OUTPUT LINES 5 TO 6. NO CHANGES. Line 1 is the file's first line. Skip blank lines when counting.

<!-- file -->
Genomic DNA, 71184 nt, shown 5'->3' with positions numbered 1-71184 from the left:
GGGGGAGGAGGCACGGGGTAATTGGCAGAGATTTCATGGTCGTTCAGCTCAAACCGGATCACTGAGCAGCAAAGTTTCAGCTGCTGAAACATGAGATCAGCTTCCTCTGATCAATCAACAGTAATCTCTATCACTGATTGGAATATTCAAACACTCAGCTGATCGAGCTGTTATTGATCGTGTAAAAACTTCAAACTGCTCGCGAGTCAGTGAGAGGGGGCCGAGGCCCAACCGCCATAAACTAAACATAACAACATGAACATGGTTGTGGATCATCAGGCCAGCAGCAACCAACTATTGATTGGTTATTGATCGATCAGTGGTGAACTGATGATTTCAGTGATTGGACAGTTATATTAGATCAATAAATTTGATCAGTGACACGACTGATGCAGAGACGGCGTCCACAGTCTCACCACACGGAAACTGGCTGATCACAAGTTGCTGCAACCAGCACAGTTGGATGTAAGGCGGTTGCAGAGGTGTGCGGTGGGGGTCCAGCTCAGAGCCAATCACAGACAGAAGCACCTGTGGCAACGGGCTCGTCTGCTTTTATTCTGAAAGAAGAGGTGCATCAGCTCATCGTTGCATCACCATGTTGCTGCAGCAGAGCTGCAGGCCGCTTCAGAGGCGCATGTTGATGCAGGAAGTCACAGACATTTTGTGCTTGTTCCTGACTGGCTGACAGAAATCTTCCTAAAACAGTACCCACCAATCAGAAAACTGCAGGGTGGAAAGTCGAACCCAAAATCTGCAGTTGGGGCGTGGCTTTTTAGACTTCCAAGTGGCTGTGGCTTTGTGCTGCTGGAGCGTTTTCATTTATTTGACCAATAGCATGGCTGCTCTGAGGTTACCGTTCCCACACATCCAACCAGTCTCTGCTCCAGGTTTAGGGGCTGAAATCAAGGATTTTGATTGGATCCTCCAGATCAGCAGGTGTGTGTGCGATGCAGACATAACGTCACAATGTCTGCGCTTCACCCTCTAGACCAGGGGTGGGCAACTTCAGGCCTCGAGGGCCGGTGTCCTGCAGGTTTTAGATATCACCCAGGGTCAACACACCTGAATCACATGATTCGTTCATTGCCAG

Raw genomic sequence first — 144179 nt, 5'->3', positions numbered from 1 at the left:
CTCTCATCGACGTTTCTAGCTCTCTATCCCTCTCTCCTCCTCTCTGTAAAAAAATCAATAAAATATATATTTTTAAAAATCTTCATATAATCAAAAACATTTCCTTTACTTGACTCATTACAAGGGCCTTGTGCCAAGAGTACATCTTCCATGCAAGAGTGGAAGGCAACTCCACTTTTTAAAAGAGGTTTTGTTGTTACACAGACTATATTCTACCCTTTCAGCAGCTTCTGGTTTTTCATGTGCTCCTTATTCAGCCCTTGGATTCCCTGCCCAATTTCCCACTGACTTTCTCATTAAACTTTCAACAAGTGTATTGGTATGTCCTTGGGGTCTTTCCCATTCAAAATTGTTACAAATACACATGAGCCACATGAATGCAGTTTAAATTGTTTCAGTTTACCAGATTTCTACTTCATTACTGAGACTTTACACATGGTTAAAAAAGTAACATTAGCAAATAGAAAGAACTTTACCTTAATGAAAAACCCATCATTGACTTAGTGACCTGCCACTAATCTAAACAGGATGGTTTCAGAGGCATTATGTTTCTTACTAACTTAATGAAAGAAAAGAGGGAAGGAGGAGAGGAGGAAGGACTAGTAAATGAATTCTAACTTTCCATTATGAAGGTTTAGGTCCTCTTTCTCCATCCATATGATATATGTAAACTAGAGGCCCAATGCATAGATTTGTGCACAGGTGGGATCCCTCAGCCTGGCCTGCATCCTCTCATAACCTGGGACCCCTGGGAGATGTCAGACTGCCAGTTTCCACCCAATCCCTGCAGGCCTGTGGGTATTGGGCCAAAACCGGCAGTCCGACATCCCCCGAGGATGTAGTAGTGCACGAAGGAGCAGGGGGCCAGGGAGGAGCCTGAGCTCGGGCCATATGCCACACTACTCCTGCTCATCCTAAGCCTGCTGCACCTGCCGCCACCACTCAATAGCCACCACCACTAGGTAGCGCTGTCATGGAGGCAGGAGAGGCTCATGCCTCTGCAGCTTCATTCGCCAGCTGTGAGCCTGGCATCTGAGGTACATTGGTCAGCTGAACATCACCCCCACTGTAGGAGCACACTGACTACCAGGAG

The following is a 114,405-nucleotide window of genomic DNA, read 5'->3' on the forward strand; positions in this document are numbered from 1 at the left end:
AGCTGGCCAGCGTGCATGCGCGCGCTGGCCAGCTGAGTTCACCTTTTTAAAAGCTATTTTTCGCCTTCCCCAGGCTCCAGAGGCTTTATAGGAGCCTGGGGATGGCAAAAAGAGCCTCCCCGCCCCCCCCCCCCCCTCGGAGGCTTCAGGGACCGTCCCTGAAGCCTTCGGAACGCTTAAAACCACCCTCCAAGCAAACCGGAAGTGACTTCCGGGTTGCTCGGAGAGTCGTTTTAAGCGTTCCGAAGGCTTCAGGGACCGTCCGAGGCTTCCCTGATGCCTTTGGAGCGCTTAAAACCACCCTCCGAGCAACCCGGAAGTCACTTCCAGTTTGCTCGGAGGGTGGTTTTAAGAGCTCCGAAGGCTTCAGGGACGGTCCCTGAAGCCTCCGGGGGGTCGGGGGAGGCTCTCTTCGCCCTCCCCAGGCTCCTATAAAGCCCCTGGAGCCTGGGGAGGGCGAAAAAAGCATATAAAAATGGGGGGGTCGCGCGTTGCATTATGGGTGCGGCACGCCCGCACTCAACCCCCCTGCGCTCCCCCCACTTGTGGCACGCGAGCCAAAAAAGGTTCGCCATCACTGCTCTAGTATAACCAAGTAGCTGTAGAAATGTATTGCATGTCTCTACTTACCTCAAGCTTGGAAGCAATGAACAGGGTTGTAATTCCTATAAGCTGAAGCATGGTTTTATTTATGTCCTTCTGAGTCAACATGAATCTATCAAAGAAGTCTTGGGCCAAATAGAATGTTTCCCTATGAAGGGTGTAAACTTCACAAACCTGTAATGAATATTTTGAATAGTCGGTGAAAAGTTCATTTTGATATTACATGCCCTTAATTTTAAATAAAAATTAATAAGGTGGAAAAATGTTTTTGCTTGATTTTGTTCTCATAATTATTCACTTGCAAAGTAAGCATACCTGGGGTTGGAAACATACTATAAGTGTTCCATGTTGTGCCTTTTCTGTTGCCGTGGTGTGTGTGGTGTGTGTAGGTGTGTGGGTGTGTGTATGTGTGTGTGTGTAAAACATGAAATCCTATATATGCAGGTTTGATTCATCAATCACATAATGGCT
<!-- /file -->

The following is a 114,405-nucleotide window of genomic DNA, read 5'->3' on the forward strand; positions in this document are numbered from 1 at the left end:
AGCTGGCCAGCGTGCATGCGCGCGCTGGCCAGCTGAGTTCACCTTTTTAAAAGCTATTTTTCGCCTTCCCCAGGCTCCAGAGGCTTTATAGGAGCCTGGGGATGGCAAAAAGAGCCTCCCCGCCCCCCCCCCCCCCTCGGAGGCTTCAGGGACCGTCCCTGAAGCCTTCGGAACGCTTAAAACCACCCTCCAAGCAAACCGGAAGTGACTTCCGGGTTGCTCGGAGAGTCGTTTTAAGCGTTCCGAAGGCTTCAGGGACCGTCCGAGGCTTCCCTGATGCCTTTGGAGCGCTTAAAACCACCCTCCGAGCAACCCGGAAGTCACTTCCAGTTTGCTCGGAGGGTGGTTTTAAGAGCTCCGAAGGCTTCAGGGACGGTCCCTGAAGCCTCCGGGGGGTCGGGGGAGGCTCTCTTCGCCCTCCCCAGGCTCCTATAAAGCCCCTGGAGCCTGGGGAGGGCGAAAAAAGCATATAAAAATGGGGGGGTCGCGCGTTGCATTATGGGTGCGGCACGCCCGCACTCAACCCCCCTGCGCTCCCCCCACTTGTGGCACGCGAGCCAAAAAAGGTTCGCCATCACTGCTCTAGTATAACCAAGTAGCTGTAGAAATGTATTGCATGTCTCTACTTACCTCAAGCTTGGAAGCAATGAACAGGGTTGTAATTCCTATAAGCTGAAGCATGGTTTTATTTATGTCCTTCTGAGTCAACATGAATCTATCAAAGAAGTCTTGGGCCAAATAGAATGTTTCCCTATGAAGGGTGTAAACTTCACAAACCTGTAATGAATATTTTGAATAGTCGGTGAAAAGTTCATTTTGATATTACATGCCCTTAATTTTAAATAAAAATTAATAAGGTGGAAAAATGTTTTTGCTTGATTTTGTTCTCATAATTATTCACTTGCAAAGTAAGCATACCTGGGGTTGGAAACATACTATAAGTGTTCCATGTTGTGCCTTTTCTGTTGCCGTGGTGTGTGTGGTGTGTGTAGGTGTGTGGGTGTGTGTATGTGTGTGTGTGTAAAACATGAAATCCTATATATGCAGGTTTGATTCATCAATCACATAATGGCT